Analysis of Voice in a Narrative

By Kate Prudchenko
Frame narration, a type, narrative voice, a story
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A narrative’s voice describes how the narrative is presented or conveyed to the reader. For example, a narrative may be conveyed through a specific character’s perspective, through another character’s retelling of the events, or through letter correspondence. The narrative voice of the story comes from the story’s narrator, the person or thing, telling the story.

Aspects and Types of Narrative Voice

The narrator is the viewer through whom or what the reader sees the story. The narrator does not have to be a character in the story, or even a person at all. Narration is simply a perspective used to relay the events of the story. To analyze the story’s narrative voice, the reader must consider four aspects: point of view and the narrator’s degrees of omniscience, objectivity and reliability. These aspects creates five general types of narrative voice: objective or dramatic, framed, omniscient, limited omniscient and first-person.

Objective and Framed

In objective or dramatic narration, the story is set in the present and the reader is presented with very little information about the past or the future. This type of story is mainly based on events and actions and dialogue. A framed narrative is a narrative voice that introduces an embedded narrative, a story within a story. Frame narrative voices give the embedded narrative a degree of perspective and are occasionally used to connect a series of stories, such as Chaucer’s “Canterbury Tales.”

Omniscient and Limited Omniscient

A story with omniscient narrative voice is narrated in the third-person style, and the narrator has unlimited knowledge about the story’s events, characters and conflicts. A story with limited omniscient narrative voice is narrated with the third-person perspective, and the narrator is associated with a character in the story. This narrator can tell the reader his thoughts and feelings but not those of the other characters. The character may be the main or a minor character in the story, and he might be directly involved in the events and conflicts of the story or might be only the observer of the events. A longer narrative, like a novel, may use one or several limited omniscient narrative voices. For example, a novel may tell a story about a divorce, using both the wife’s and husband’s perspective in alternating chapters.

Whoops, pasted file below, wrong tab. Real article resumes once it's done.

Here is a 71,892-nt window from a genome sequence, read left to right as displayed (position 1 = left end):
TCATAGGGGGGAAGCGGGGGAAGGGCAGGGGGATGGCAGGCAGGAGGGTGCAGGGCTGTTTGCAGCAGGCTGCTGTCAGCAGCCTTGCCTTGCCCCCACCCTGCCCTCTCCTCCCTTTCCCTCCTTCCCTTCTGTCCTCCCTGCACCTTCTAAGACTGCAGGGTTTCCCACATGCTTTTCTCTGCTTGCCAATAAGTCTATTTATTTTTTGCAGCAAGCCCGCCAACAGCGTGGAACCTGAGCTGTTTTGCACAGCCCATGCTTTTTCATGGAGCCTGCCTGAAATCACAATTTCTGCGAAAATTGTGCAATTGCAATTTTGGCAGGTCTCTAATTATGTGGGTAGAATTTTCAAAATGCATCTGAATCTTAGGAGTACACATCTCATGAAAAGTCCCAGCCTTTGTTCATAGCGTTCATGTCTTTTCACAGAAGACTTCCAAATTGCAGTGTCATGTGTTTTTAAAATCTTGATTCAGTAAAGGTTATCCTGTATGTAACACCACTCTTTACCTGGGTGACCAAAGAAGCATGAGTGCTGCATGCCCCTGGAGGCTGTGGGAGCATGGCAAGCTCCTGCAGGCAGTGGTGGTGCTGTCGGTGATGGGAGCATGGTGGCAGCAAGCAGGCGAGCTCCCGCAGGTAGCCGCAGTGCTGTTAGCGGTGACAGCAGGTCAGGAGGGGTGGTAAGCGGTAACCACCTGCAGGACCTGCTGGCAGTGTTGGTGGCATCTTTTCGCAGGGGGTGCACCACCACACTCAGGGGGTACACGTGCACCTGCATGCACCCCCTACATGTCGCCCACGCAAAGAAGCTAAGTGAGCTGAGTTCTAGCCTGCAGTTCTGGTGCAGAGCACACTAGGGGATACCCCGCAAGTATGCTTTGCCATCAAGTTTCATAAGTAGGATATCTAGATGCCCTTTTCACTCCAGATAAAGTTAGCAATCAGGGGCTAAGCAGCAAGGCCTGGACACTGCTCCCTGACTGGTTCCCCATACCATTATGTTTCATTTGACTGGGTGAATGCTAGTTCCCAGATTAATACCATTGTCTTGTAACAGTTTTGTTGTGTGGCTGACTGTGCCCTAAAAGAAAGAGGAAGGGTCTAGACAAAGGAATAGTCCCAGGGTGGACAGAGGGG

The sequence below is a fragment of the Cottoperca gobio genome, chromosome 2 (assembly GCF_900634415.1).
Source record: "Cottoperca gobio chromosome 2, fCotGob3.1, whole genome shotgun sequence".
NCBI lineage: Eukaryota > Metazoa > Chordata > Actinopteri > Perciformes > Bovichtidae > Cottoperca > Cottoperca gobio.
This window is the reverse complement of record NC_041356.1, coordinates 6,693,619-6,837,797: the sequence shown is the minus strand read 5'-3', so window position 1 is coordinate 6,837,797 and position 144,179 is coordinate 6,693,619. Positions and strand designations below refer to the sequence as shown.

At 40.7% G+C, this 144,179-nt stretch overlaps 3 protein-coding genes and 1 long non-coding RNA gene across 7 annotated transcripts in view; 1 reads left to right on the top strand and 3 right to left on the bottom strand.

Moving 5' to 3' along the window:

First-Person

The first-person narrative voice uses “I” and typically tells the story from the main character’s perspective. Writers might use four types of first-person narrative voices: interior monologue, subjective narration, detached autobiography and observer narration. The interior monologue is a kind of train-of-thought narration, which may be reliable or unreliable. Subjective narration is an unreliable narrator who tries to convince the reader of his views. Detached autobiography is a reliable narrator who typically reflects on his past. Observer narration is either reliable or unreliable, and the narrator is mainly an observer rather than a participant in the story.

About the Author

Kate Prudchenko has been a writer and editor for five years, publishing peer-reviewed articles, essays, and book chapters in a variety of publications including Immersive Environments: Future Trends in Education and Contemporary Literary Review India. She has a BA and MS in Mathematics, MA in English/Writing, and is completing a PhD in Education.